Harvard recognizes the importance and benefits of technology transfer and encourages scientifically-productive research collaborations between its scientists and for-profit companies. But the maintenance of academic freedoms - scientific integrity, pursuit of knowledge and the open exchange of ideas and information - remain the first priority. To ensure that these standards are upheld during the various interactions between you and industry, the University has developed guidelines, including the "Statement of Policy in Regard to Inventions, Patents and Copyrights," and the policies regarding "Conflicts of Interest and Commitment" and "Guidelines for Industry Sponsored Research Agreements." Copies of these references are available on the Policies page.
Misperceptions AboundDespite a growing recognition of the importance of university technology transfer to both academic institutions and industry, several misperceptions persist within the academic community regarding the process.
Notable among these is the notion that basic research cannot lead to inventions. The opposite appears to be true. From 1978 to the present, Harvard's technology transfer program has enjoyed enthusiastic response from industry, leading to the commercialization of numerous University inventions. In 1999 alone, four new products based on Harvard discoveries were introduced into the market by University licensees.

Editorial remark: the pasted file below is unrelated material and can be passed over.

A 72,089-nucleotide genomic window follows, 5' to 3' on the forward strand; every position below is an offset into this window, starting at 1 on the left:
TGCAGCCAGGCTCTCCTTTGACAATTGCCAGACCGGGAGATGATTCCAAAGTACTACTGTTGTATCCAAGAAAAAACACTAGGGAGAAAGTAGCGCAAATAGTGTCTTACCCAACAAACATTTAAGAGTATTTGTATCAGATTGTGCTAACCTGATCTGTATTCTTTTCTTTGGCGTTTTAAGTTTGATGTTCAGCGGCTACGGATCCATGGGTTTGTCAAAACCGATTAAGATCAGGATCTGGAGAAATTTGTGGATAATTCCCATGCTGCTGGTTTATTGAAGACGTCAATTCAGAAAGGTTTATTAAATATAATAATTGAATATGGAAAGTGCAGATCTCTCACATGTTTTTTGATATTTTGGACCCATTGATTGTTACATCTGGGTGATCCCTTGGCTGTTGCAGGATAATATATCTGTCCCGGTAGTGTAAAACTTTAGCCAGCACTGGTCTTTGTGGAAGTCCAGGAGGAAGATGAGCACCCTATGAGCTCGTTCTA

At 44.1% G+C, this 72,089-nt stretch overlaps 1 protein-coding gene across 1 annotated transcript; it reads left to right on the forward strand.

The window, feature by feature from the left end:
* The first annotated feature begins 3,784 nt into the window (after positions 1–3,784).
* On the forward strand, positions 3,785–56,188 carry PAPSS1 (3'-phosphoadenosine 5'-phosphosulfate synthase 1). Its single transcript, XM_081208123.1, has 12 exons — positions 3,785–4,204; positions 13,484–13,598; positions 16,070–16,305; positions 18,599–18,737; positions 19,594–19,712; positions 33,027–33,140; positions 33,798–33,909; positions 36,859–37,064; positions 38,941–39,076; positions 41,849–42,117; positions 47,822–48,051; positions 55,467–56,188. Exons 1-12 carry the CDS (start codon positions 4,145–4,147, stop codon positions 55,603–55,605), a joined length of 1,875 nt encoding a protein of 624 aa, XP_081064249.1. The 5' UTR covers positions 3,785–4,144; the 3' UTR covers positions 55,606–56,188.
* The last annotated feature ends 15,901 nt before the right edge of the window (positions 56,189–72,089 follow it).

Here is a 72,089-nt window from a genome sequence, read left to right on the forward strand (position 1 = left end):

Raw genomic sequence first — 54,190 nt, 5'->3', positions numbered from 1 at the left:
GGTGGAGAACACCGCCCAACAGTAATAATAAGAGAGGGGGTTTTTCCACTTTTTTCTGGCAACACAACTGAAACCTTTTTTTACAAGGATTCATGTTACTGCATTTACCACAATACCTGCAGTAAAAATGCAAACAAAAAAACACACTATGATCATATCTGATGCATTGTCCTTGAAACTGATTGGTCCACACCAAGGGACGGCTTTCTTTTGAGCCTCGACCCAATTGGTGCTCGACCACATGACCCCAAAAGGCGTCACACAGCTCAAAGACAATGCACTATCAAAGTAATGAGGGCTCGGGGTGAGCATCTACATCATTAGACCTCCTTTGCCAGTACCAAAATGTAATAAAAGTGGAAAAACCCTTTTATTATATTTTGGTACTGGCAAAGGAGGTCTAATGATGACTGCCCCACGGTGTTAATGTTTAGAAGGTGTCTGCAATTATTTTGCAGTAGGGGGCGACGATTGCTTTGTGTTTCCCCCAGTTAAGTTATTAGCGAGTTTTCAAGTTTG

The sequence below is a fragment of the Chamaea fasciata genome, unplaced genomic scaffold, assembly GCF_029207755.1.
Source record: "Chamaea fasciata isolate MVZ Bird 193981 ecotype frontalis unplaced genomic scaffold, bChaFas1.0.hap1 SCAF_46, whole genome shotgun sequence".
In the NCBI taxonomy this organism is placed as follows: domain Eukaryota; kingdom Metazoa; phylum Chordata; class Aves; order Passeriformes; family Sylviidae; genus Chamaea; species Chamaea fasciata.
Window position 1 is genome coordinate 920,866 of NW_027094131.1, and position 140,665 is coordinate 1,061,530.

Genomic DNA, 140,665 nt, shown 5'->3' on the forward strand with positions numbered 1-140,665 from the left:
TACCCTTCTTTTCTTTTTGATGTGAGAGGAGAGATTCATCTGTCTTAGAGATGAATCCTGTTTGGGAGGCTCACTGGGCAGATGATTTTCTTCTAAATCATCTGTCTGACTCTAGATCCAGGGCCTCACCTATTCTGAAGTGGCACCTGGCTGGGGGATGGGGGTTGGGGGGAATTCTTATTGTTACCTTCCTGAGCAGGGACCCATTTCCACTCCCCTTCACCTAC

Another myth is that participation in the protection and commercialization of intellectual property is time-consuming and will take valuable time away from academic activities. Faculty inventors who have been through the process might tell you a different story. Although the inventor plays a key role in the preparation of a patent application, all other activities - including continued management of patent prosecution and licensing - are handled by the University.